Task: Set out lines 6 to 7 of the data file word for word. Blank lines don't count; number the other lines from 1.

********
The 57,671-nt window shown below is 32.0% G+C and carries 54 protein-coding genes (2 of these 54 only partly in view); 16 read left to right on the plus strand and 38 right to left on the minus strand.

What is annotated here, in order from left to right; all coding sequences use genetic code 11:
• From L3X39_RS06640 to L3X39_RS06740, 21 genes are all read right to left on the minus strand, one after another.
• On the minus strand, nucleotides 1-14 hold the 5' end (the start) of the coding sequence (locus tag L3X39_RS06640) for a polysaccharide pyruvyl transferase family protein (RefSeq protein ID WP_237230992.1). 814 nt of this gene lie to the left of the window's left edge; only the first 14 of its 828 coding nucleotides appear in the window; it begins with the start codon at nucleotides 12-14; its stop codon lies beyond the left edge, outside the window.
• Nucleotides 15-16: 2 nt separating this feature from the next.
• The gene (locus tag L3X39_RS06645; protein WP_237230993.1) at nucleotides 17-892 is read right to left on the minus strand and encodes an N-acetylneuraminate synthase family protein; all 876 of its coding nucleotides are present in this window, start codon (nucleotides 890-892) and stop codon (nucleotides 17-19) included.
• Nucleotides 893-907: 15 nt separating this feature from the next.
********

• The gene (locus tag L3X39_RS06645; protein WP_237230993.1) at nucleotides 17-892 is read right to left on the minus strand and encodes an N-acetylneuraminate synthase family protein; all 876 of its coding nucleotides are present in this window, start codon (nucleotides 890-892) and stop codon (nucleotides 17-19) included.
• Nucleotides 893-907: 15 nt separating this feature from the next.